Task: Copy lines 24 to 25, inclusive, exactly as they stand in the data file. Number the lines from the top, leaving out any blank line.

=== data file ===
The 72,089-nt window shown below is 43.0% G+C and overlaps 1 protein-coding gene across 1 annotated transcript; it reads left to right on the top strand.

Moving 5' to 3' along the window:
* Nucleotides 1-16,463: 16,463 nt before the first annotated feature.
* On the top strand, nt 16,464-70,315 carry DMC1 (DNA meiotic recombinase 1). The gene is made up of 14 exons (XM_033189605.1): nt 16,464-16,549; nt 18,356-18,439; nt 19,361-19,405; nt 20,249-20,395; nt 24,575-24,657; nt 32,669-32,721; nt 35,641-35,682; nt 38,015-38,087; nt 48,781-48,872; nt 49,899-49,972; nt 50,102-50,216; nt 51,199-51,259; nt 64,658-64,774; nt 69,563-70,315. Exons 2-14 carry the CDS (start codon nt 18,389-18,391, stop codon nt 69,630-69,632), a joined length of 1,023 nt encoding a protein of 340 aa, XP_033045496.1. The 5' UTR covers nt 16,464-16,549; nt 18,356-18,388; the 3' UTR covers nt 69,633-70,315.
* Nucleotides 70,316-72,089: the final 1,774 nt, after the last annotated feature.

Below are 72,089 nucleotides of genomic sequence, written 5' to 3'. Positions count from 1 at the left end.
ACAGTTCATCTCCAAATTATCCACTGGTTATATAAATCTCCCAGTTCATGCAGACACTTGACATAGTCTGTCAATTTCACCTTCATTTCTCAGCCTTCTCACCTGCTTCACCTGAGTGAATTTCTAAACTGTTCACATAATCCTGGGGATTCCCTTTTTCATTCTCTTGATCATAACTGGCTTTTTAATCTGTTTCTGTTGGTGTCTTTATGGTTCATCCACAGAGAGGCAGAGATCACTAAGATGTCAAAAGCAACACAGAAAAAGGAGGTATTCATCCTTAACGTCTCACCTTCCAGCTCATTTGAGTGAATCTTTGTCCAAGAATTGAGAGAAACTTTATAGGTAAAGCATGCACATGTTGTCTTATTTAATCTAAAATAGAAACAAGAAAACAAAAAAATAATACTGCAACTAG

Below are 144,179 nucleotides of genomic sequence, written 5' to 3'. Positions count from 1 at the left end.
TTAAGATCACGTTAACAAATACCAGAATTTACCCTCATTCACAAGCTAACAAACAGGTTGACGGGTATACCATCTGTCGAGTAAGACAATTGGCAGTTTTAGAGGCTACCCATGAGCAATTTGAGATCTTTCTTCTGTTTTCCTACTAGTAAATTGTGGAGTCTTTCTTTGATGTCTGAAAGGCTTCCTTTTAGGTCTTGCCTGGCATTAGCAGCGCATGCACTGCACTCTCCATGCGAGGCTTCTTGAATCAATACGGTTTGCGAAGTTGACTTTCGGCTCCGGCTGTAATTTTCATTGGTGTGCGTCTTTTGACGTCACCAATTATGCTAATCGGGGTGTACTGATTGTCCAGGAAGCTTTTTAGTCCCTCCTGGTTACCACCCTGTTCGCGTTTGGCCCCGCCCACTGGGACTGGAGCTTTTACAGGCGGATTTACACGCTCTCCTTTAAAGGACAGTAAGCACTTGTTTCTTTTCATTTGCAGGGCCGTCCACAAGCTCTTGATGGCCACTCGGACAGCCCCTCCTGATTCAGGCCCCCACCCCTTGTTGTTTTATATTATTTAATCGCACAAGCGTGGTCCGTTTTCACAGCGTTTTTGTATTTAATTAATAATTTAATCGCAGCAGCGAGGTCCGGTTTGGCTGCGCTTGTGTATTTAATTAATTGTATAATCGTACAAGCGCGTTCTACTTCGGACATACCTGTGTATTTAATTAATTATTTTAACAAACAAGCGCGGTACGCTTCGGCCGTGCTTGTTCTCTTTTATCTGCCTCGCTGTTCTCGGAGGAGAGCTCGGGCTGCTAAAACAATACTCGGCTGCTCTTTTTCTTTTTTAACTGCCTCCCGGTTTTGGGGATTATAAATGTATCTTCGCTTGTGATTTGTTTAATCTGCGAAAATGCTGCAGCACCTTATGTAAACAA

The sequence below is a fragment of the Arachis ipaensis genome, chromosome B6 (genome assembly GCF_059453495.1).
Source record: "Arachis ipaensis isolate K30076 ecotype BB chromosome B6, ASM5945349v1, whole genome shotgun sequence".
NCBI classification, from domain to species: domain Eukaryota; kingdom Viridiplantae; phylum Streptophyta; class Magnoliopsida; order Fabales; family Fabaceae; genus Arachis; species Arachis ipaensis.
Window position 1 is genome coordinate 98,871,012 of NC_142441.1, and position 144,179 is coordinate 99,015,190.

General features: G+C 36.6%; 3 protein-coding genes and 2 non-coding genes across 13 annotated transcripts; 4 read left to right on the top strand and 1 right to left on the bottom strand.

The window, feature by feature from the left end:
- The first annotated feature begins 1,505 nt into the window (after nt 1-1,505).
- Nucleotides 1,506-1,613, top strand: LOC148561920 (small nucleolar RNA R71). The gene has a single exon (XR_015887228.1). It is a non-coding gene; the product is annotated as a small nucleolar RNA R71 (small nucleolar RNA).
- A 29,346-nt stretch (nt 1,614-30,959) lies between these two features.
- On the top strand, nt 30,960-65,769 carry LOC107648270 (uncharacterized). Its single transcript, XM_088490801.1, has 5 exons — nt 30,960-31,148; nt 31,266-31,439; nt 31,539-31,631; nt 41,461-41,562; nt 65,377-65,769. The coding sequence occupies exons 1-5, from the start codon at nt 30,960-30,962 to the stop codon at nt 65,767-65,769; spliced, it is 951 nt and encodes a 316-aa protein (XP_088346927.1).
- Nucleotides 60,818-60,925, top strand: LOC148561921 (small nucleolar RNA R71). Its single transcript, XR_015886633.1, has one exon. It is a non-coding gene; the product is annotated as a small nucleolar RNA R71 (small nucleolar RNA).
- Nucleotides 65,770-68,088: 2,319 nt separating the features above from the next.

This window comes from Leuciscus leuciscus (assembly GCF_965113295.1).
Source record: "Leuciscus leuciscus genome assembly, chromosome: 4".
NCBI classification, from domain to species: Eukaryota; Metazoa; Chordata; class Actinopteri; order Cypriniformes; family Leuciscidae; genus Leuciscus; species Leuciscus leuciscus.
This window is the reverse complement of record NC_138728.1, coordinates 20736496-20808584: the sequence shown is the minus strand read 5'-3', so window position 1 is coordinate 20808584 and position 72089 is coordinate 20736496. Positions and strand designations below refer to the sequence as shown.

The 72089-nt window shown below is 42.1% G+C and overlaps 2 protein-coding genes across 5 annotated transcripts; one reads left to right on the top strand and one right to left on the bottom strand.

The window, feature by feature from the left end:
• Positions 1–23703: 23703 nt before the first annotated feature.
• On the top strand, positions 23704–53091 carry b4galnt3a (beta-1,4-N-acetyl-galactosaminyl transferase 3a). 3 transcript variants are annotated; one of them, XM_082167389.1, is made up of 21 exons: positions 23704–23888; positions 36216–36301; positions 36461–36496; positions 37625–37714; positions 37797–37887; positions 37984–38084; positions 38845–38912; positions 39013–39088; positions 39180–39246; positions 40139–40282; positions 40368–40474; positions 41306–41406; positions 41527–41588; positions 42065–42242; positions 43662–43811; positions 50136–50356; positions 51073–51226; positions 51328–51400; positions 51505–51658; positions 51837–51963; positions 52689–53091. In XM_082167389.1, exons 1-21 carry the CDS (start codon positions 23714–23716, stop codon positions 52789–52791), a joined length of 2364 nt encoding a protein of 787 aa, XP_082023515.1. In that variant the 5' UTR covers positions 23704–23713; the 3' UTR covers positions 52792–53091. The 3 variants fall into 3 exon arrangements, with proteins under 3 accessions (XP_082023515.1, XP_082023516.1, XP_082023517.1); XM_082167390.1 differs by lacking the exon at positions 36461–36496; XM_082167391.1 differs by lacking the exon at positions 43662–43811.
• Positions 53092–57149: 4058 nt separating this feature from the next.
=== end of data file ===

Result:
NCBI classification, from domain to species: Eukaryota; Metazoa; Chordata; class Actinopteri; order Cypriniformes; family Leuciscidae; genus Leuciscus; species Leuciscus leuciscus.
This window is the reverse complement of record NC_138728.1, coordinates 20736496-20808584: the sequence shown is the minus strand read 5'-3', so window position 1 is coordinate 20808584 and position 72089 is coordinate 20736496. Positions and strand designations below refer to the sequence as shown.